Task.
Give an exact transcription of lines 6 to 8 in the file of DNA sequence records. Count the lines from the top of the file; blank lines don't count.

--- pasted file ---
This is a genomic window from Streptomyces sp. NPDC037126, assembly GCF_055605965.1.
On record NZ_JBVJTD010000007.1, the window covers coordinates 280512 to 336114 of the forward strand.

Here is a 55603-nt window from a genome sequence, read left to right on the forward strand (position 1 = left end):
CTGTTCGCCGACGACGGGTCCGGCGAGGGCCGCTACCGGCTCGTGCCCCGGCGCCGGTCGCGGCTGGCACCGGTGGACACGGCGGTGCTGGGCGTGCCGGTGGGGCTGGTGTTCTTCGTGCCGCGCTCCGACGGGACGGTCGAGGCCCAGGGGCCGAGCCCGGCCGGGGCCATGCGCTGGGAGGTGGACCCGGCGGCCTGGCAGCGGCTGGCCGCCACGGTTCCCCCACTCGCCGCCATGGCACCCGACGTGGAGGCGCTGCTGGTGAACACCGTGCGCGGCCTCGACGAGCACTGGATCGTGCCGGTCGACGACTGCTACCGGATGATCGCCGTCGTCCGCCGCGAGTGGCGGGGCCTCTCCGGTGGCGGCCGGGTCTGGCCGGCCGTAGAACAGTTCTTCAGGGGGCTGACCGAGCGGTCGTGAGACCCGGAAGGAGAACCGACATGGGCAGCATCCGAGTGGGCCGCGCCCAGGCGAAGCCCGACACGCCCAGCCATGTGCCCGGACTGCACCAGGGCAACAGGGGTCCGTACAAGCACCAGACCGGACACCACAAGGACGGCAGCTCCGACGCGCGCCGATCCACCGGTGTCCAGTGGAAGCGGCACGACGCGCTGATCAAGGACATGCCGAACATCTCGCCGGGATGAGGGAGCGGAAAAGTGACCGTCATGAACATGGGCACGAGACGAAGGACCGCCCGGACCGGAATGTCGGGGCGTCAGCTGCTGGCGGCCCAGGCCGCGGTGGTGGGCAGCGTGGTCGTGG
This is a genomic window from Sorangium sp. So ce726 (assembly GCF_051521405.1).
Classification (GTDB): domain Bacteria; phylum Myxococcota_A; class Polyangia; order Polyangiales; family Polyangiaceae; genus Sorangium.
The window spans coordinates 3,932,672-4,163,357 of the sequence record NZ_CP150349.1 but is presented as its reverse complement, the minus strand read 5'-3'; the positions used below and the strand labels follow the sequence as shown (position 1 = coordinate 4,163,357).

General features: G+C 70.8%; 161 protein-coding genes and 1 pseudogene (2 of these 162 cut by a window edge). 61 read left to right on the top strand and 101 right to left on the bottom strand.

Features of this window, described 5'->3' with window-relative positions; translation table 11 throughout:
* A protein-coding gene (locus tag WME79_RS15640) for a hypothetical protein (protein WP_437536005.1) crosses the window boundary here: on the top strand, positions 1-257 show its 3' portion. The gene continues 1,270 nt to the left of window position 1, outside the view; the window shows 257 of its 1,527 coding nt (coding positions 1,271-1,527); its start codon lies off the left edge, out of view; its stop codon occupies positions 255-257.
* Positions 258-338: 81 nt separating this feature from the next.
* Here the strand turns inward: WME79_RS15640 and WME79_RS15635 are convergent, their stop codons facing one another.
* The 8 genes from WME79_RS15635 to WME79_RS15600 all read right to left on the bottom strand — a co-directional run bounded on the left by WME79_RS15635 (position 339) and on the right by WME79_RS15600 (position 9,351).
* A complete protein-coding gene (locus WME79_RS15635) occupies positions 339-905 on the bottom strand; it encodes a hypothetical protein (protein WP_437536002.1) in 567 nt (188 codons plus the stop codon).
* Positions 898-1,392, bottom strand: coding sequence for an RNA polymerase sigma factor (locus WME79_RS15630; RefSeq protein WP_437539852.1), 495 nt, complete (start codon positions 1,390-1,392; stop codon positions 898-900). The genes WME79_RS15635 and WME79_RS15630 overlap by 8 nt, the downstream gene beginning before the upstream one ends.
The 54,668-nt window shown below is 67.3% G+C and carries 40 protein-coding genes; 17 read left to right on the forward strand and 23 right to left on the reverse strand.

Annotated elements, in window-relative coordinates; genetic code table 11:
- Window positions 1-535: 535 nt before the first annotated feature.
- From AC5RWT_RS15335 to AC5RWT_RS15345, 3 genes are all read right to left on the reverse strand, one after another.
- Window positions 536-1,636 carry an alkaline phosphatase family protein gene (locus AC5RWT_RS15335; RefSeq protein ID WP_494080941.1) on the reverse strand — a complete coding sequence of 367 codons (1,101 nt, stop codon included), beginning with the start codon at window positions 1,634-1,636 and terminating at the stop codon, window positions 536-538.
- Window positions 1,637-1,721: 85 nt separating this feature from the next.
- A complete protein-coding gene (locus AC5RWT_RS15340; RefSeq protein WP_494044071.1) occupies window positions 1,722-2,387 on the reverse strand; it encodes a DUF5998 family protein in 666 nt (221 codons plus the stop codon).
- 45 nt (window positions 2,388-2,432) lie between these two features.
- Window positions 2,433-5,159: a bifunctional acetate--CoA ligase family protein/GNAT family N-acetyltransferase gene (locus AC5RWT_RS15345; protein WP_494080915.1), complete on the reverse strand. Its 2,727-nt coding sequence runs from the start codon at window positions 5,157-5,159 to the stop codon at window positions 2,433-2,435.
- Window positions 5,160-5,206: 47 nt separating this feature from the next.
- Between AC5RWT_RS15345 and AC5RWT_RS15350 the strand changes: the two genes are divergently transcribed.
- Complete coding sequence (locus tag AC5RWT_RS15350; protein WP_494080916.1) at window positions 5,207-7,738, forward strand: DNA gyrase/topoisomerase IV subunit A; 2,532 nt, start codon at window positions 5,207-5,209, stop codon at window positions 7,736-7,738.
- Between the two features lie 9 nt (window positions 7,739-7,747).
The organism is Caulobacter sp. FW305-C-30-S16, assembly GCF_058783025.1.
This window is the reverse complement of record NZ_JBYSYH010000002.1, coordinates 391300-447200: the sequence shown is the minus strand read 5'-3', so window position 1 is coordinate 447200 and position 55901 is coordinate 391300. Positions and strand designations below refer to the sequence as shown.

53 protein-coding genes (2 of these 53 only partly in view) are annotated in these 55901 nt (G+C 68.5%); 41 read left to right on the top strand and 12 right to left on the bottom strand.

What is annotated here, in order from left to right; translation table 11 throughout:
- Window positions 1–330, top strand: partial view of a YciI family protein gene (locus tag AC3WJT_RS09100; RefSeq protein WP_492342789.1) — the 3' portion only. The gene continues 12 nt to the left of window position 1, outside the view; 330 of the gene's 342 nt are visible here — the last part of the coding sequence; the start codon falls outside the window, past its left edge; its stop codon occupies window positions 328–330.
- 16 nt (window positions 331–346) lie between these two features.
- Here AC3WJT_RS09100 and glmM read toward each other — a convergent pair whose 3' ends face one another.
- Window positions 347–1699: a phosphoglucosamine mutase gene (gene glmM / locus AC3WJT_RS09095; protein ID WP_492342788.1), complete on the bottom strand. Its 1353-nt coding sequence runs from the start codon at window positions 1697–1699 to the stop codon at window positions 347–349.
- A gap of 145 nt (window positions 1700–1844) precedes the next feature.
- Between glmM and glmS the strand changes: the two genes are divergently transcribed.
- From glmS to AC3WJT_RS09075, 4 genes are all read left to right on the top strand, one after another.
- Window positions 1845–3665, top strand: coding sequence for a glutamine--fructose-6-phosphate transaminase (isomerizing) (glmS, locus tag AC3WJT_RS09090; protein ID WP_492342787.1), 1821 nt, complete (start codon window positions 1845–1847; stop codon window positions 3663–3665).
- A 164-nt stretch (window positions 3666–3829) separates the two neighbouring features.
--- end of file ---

Classification (GTDB): domain Bacteria; phylum Myxococcota_A; class Polyangia; order Polyangiales; family Polyangiaceae; genus Sorangium.
The window spans coordinates 3,932,672-4,163,357 of the sequence record NZ_CP150349.1 but is presented as its reverse complement, the minus strand read 5'-3'; the positions used below and the strand labels follow the sequence as shown (position 1 = coordinate 4,163,357).

General features: G+C 70.8%; 161 protein-coding genes and 1 pseudogene (2 of these 162 cut by a window edge). 61 read left to right on the top strand and 101 right to left on the bottom strand.